The episode on this dish shows Hannibal and his troops trying to find a clearing in the rocks of the Alps from book 21, chapter 37 of Livy:

"Four days were spent over the rock, and the animals were almost starved to death, for the heights are mostly bare of vegetation, and what herbage there is is buried beneath snow. In the lower levels there were sunny villages and streams flowing through woods, and spots more deserving of human inhabitants."

The recorded pieces from this large commission can be divided into two groups. The first and earliest group of fifteen remaining dishes and bowls, including the present example, are each inscribed with a rhyming couplet to the reverse. A feature of this early group is an oval-shaped area in the sky of the landscape scene which appears to be painted in a slightly paler-tone.4 The final group includes three tri-lobed basins, now in the collection of the Museo Nazionale del Bargello, numbered 41, 43 and 144 respectively and inscribed;5 and a group of plates with inscriptions including numbers between 47 and 114 of which 26 are currently recorded.6

No graphic sources appear to have been discovered and the details of the painters who worked on the service are unknown. The painting throughout the recorded pieces is generally consistent and because of this it has been suggested that, in spite of its large size, the series was the work of a single painter. The painter is classified by John Mallet in his essay, (op. cit.), as being in his sixth category of painters.7 Mallet comments that the same hand may have worked on the armorial Salviati service painted predominantly with landscapes, where he notes the painter as being ‘particularly admired as a landscape artist, his fine sense of colour and the soft touch of his brush finding free expression’.8 Due to the obvious demands of such a large service it is possible that additional hands may have been involved in the work. The commission post-dates a slightly earlier series painted by Francesco Durantino in the workshop of Guido di Merlino with scenes of the campaigns of the Roman general Scipio Africanus during the Punic Wars.9

It seems probable that a coat-of-arms was originally intended on the earlier dishes but was abandoned. The superb quality of the painting throughout the series and rhyming couplets supports the theory that they were almost certainly once part of a princely service, though the recipient for whom the service was originally intended is not recorded. There is an argument that it may have been made for, or was acquired by the Medici Grand Dukes of Tuscany.10 It is known that by 1784 the three Bargello basins were in the possession of the Medici in Florence as they appear in the inventory of the collection, published by Giovanni Conti, “La maiolica nel Museo del Bargello: Genesi e fortuna di una raccolta.” in Faenza 55, 1969, pp. 55-79. In the 1784 listing there are other dishes recognisable as being from the Hannibal series.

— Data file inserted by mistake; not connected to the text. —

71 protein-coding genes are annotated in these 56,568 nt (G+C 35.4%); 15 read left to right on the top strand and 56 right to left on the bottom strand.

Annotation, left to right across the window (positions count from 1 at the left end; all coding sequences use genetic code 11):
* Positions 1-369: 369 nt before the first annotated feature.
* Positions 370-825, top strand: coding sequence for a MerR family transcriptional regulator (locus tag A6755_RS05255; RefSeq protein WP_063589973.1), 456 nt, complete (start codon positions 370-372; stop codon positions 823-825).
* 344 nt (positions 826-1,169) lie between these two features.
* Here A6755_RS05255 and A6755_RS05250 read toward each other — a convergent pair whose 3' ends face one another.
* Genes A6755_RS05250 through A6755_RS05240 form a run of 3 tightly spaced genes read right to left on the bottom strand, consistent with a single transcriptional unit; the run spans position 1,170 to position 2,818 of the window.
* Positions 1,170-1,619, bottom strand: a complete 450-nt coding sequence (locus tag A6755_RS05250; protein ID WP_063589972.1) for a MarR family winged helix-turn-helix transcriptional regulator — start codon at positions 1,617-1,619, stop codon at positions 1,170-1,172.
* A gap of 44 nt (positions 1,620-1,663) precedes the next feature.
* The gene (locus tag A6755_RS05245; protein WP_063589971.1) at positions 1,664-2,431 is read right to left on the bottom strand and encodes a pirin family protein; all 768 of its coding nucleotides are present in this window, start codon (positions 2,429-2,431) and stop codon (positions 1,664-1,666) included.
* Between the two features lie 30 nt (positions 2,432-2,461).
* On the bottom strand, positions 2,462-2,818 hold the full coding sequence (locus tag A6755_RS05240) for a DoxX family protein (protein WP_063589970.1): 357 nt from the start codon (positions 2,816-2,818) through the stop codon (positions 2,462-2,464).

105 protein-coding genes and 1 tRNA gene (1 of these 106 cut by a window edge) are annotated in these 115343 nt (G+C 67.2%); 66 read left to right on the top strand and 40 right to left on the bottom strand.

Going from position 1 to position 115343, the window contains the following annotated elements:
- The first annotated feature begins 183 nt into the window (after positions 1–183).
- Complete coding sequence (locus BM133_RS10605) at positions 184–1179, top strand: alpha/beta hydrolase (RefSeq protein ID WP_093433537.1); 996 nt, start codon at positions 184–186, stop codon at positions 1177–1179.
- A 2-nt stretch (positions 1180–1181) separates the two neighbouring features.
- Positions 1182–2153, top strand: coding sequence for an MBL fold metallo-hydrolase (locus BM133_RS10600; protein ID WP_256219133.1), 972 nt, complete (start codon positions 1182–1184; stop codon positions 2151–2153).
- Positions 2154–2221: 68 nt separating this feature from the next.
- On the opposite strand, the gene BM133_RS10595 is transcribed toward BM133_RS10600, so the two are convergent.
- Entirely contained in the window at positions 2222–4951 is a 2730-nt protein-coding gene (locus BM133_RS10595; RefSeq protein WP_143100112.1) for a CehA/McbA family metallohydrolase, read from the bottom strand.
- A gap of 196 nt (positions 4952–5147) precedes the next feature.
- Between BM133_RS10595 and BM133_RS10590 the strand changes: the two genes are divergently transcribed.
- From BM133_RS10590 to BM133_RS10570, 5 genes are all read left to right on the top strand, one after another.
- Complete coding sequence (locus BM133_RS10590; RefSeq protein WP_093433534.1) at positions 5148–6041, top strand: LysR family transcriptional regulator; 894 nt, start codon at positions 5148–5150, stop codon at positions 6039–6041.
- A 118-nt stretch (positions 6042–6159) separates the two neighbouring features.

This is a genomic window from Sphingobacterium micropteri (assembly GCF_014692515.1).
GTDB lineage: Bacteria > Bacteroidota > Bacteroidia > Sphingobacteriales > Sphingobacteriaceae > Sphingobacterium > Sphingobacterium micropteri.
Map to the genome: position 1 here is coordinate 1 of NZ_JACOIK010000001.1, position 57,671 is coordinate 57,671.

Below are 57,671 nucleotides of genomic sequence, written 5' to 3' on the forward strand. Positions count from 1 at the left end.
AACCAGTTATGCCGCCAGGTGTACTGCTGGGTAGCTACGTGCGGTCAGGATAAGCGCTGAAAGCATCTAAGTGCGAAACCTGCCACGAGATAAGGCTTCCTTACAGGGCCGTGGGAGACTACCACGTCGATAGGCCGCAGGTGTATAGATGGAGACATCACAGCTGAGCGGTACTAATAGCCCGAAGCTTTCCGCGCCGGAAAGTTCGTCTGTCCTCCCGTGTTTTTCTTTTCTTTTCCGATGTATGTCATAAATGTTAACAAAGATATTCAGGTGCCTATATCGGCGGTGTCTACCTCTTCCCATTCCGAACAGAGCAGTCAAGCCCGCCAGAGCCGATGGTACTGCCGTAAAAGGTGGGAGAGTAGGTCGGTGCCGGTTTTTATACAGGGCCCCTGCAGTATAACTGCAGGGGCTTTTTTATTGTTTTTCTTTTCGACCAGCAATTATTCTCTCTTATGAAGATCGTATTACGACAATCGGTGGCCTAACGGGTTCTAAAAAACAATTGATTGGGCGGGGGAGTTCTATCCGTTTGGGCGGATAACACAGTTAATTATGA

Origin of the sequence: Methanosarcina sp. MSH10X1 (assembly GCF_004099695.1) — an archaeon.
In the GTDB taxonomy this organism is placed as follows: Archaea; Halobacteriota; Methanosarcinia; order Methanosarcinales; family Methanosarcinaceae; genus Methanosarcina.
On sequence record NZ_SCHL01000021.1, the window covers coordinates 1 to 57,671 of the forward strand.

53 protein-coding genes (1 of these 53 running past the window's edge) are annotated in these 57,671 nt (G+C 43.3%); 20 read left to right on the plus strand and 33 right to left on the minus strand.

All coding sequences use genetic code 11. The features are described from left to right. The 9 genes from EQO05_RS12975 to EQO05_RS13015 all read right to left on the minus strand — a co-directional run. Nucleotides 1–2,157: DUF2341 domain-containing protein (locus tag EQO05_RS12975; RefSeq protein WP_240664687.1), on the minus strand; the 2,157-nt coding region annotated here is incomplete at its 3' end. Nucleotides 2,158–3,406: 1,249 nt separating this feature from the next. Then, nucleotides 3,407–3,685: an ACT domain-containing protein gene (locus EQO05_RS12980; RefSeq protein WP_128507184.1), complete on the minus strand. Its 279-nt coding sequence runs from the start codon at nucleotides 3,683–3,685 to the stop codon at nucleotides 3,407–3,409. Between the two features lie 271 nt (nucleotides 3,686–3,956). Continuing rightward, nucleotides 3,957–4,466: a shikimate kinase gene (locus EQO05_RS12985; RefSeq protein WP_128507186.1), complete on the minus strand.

Remarkably, the service is mentioned in a letter of 1735 written by Ernst Ludwig Burckhardt, Governor of Maggiatal whilst visiting Locarno in Switzerland:

"At Locarno I was shown some remarkable things. These included a cupboard full of maiolica pottery with the history of Hannibal, for which the owners, the Orelli brothers, were offered a price equal to the best silver: that is, they were offered the weight of these plates and dishes in ‘Philips’, although the sequence of stories is not complete and some pieces are missing. This pottery belonged many years ago to a Grand Duke of Florence, whose palace caught fire. A man from Locarno (in fact from Centovalli)[…] rescued the pottery for himself and then brought it home. At that time the late father of these brothers was magistrate in Centovalli and the pottery was offered to him for purchase[…] He therefore wrote to the Grand Duke of Florence and received the reply, that if the history was still complete it should be sent back to him, but if some pieces were already broken, they could keep it. It thus remained in Locrno…"11